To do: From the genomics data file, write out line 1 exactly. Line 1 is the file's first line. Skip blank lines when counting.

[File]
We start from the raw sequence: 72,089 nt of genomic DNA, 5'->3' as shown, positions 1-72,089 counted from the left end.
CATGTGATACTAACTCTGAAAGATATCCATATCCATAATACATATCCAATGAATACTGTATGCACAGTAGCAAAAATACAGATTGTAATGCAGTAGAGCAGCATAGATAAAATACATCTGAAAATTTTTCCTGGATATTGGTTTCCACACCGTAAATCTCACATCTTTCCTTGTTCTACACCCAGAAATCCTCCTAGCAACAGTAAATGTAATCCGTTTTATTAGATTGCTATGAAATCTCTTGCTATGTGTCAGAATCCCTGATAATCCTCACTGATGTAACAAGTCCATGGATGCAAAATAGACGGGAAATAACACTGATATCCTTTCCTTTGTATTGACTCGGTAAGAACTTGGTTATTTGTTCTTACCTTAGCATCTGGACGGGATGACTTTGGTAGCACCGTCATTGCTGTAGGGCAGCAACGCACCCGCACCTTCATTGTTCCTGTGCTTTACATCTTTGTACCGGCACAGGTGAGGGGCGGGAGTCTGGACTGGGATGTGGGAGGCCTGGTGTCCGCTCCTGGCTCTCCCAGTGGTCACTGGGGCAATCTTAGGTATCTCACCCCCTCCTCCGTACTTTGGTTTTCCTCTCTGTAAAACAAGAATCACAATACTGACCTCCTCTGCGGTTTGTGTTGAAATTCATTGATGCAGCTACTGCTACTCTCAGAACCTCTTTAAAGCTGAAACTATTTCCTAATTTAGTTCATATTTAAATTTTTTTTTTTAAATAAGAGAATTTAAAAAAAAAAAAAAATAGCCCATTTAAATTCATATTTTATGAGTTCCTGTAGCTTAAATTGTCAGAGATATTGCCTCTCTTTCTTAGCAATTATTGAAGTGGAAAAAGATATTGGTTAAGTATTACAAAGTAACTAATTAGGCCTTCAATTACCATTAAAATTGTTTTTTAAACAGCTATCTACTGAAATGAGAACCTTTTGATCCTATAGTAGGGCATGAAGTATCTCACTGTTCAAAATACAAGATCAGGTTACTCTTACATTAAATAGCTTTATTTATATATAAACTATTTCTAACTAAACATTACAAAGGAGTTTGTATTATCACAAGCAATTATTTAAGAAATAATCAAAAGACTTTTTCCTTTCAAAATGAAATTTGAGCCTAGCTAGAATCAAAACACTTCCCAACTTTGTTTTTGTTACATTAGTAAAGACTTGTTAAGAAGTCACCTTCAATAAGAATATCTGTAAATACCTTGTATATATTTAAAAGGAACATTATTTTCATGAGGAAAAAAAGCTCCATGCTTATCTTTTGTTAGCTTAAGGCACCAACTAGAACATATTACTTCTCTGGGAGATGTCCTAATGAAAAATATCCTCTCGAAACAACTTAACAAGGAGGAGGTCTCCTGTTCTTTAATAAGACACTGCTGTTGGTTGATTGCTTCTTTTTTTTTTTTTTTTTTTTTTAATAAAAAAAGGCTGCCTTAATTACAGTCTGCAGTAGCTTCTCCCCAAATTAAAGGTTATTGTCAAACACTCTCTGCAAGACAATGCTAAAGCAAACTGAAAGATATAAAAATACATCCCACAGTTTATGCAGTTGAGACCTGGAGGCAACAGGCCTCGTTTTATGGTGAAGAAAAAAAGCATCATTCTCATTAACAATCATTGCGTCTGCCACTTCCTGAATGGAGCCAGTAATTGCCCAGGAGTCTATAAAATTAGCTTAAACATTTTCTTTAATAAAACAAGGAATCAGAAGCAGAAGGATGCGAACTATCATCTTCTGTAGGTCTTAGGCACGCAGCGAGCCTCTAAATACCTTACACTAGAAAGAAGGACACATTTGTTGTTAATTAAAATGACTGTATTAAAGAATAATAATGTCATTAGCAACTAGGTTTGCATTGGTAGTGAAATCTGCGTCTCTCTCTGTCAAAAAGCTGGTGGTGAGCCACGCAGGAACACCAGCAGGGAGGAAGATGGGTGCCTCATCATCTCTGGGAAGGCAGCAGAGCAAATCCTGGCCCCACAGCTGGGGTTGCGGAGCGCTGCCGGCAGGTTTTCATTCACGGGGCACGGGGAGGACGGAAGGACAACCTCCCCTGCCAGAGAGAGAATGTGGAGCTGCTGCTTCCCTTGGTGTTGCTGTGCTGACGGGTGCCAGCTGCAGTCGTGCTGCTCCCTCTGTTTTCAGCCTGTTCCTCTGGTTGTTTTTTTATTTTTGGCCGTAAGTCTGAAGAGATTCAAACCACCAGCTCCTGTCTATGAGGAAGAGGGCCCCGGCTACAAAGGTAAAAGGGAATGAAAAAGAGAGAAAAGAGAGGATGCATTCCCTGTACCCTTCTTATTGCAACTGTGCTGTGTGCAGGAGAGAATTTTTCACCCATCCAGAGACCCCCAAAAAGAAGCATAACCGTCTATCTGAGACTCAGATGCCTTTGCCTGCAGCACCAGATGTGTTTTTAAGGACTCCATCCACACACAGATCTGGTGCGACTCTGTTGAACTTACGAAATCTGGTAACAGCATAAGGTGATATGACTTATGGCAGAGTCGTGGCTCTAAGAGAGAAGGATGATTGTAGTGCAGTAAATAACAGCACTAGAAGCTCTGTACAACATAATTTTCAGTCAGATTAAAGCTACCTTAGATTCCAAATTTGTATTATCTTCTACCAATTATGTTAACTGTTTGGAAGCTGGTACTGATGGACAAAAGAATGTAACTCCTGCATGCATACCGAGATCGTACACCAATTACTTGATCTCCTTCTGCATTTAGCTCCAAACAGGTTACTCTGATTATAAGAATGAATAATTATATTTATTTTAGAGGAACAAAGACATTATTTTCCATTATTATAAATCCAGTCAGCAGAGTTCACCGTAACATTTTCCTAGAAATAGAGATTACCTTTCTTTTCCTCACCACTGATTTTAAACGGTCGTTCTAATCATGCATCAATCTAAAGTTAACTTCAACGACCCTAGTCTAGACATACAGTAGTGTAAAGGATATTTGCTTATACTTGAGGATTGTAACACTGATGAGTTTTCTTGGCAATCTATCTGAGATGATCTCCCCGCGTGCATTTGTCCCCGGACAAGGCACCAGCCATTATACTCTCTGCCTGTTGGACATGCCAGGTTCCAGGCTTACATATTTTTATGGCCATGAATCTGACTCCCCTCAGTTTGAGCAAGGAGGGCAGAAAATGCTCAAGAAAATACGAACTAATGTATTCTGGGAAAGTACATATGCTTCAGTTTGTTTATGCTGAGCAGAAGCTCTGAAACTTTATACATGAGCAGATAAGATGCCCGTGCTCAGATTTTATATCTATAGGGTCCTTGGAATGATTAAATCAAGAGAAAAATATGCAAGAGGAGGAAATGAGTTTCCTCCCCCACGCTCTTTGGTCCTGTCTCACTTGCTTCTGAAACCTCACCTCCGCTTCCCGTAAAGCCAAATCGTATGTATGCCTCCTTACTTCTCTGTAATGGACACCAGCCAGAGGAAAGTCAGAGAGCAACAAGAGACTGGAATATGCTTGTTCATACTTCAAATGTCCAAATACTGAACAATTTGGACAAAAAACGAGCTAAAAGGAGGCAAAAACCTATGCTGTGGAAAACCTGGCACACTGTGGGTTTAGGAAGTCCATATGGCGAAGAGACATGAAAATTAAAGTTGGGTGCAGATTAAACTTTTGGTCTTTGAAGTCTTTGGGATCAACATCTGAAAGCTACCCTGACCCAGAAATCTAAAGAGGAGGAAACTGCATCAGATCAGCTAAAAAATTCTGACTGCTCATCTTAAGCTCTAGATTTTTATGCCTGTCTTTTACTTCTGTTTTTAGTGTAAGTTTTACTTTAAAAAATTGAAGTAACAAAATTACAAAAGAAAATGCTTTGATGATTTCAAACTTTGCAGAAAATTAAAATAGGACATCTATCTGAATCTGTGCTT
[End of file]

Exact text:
We start from the raw sequence: 72,089 nt of genomic DNA, 5'->3' as shown, positions 1-72,089 counted from the left end.